But certainly much work would have to be done here to afford a veritable methodology of validating inner experience. Originally, this was the programme with which Franz Brentano had set out in Vienna in 1873 to establish a new, experience-based philosophy, which then became popular as psychology, albeit relying more heavily on the outside approach of the natural sciences.

Culture of mind, for example through regular meditation, could therefore be useful, especially for scientists, but also for other people, because it helps us find a new approach to reality, namely the one from within. Sometimes it can simply be a creative idea of how to combine certain data sets into a meaningful structure. Sometimes it can be a clever idea about which research path to follow as a consequence of certain findings. Sometimes it can be a deep insight into value structures of reality that shows us which paths, presumably a priori, cannot be sensibly pursued further without first having to walk to the end of the wrong track and back again. Much waste of money could be avoided in this way. Sometimes it could be decisions and creative ideas about new topics that result. And sometimes it could just be a groundbreaking “epiphany” of a whole new kind of theory.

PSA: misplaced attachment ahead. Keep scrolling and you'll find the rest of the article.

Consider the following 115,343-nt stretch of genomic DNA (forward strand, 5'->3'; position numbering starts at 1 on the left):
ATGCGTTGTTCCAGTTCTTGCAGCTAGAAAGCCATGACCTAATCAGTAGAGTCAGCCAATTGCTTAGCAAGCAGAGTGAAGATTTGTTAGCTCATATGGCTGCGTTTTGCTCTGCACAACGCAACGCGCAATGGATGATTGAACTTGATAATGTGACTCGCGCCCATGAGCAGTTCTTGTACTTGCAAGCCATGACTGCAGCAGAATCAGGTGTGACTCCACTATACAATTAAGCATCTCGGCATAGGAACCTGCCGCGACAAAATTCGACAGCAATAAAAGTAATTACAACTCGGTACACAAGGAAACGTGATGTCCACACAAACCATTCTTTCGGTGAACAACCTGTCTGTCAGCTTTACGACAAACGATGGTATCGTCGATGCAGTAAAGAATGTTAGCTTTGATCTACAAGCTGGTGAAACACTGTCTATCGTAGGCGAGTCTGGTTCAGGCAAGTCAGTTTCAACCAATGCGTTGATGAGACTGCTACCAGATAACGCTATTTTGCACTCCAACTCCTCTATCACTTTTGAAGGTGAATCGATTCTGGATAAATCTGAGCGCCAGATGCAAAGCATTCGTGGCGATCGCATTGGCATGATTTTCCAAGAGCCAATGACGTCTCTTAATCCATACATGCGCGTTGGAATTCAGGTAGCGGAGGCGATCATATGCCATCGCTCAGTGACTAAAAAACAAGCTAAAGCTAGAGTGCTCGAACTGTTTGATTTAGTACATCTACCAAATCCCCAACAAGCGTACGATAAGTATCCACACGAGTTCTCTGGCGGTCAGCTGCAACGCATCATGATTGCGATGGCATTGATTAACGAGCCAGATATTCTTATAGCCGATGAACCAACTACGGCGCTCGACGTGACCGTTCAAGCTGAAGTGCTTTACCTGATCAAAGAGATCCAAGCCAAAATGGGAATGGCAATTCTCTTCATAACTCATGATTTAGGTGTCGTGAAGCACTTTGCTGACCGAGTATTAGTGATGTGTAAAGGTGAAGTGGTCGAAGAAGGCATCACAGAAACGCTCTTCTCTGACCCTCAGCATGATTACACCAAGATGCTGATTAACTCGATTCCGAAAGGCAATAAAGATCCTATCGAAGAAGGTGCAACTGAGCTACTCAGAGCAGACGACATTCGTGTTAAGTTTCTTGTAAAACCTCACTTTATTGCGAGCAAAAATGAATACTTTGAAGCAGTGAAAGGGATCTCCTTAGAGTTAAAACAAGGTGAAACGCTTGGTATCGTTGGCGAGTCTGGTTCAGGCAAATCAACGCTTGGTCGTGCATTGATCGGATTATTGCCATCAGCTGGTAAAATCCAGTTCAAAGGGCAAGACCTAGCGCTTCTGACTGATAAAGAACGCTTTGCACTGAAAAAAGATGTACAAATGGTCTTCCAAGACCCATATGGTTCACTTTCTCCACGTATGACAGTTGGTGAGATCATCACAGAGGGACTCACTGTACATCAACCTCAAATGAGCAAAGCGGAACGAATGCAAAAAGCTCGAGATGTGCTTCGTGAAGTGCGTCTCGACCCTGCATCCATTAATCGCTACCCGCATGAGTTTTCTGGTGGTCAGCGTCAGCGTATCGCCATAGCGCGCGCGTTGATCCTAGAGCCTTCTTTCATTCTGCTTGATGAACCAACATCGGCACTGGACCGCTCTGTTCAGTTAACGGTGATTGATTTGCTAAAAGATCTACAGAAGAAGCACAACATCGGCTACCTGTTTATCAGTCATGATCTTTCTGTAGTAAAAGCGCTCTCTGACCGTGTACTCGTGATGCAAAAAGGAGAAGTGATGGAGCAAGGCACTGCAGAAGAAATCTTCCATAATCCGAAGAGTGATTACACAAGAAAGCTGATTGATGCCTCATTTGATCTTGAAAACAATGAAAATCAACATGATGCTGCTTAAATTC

It seems to me we have too much boring everyday science that costs a lot of money and doesn’t go very far. I believe this could be changed if more scientists, as well as more politicians and other people, systematically uncovered access to their inner sources of inspiration. By regularly cultivating their main tool, the mind. A scientist who does not regularly exercise his mind is a bit like an athlete who only ever challenges his body in competitions and in real time, but never exercises systematically. Such an athlete would perhaps also achieve good results. But with systematic practice, the results would be better.